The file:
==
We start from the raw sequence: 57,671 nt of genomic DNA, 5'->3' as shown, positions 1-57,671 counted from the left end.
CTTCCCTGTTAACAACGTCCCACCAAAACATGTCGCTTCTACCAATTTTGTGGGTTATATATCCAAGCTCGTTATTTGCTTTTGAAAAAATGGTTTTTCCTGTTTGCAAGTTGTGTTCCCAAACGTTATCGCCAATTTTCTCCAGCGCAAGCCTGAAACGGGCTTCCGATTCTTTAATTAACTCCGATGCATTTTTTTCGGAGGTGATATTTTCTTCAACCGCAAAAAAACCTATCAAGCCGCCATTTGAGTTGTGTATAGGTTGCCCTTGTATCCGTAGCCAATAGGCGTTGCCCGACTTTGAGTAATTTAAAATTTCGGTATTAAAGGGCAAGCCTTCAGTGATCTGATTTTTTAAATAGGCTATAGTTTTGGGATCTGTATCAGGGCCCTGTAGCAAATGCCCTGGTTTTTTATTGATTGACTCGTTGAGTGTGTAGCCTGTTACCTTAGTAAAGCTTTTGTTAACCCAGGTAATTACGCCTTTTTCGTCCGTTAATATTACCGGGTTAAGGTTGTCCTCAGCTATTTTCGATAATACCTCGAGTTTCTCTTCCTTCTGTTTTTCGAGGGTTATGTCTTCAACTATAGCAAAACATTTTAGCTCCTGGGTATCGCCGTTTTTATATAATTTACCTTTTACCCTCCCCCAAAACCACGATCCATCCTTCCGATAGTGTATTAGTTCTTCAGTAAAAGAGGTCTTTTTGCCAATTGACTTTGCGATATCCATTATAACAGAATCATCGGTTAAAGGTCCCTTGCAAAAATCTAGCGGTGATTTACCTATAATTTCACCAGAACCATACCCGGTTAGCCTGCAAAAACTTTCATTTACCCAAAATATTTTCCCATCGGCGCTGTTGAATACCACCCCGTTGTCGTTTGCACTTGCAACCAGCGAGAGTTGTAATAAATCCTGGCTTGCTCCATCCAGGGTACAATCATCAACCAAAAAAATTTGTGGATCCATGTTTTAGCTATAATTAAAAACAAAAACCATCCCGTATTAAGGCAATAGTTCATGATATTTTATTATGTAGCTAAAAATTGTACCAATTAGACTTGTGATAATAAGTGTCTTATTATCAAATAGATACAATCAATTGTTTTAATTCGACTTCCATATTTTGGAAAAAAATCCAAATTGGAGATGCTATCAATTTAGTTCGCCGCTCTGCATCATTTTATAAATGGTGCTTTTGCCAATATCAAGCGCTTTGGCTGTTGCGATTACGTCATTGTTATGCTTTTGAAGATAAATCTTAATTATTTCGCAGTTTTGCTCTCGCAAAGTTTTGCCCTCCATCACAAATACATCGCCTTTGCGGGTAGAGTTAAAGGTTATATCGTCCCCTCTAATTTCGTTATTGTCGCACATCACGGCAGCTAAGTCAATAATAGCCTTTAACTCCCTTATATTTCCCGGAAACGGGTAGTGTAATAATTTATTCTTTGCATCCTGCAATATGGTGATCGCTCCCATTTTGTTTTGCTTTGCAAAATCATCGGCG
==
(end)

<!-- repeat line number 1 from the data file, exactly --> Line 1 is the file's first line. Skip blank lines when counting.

We start from the raw sequence: 57,671 nt of genomic DNA, 5'->3' as shown, positions 1-57,671 counted from the left end.